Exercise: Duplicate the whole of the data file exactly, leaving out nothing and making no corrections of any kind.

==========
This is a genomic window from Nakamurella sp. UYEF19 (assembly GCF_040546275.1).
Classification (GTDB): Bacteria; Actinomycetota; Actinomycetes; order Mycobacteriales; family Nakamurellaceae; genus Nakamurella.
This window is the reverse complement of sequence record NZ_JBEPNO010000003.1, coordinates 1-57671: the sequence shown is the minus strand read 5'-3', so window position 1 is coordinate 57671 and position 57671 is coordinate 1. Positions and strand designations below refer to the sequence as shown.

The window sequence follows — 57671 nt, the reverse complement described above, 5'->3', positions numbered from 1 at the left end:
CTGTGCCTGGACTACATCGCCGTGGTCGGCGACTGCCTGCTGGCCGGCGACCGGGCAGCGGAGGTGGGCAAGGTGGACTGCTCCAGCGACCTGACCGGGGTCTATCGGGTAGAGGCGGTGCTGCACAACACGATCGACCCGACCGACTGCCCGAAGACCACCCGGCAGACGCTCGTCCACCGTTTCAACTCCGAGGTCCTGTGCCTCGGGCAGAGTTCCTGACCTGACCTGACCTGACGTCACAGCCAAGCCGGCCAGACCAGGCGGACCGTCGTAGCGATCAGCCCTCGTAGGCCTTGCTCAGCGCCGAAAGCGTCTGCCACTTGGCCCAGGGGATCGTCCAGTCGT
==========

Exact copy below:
This is a genomic window from Nakamurella sp. UYEF19 (assembly GCF_040546275.1).
Classification (GTDB): Bacteria; Actinomycetota; Actinomycetes; order Mycobacteriales; family Nakamurellaceae; genus Nakamurella.
This window is the reverse complement of sequence record NZ_JBEPNO010000003.1, coordinates 1-57671: the sequence shown is the minus strand read 5'-3', so window position 1 is coordinate 57671 and position 57671 is coordinate 1. Positions and strand designations below refer to the sequence as shown.

The window sequence follows — 57671 nt, the reverse complement described above, 5'->3', positions numbered from 1 at the left end:
CTGTGCCTGGACTACATCGCCGTGGTCGGCGACTGCCTGCTGGCCGGCGACCGGGCAGCGGAGGTGGGCAAGGTGGACTGCTCCAGCGACCTGACCGGGGTCTATCGGGTAGAGGCGGTGCTGCACAACACGATCGACCCGACCGACTGCCCGAAGACCACCCGGCAGACGCTCGTCCACCGTTTCAACTCCGAGGTCCTGTGCCTCGGGCAGAGTTCCTGACCTGACCTGACCTGACGTCACAGCCAAGCCGGCCAGACCAGGCGGACCGTCGTAGCGATCAGCCCTCGTAGGCCTTGCTCAGCGCCGAAAGCGTCTGCCACTTGGCCCAGGGGATCGTCCAGTCGT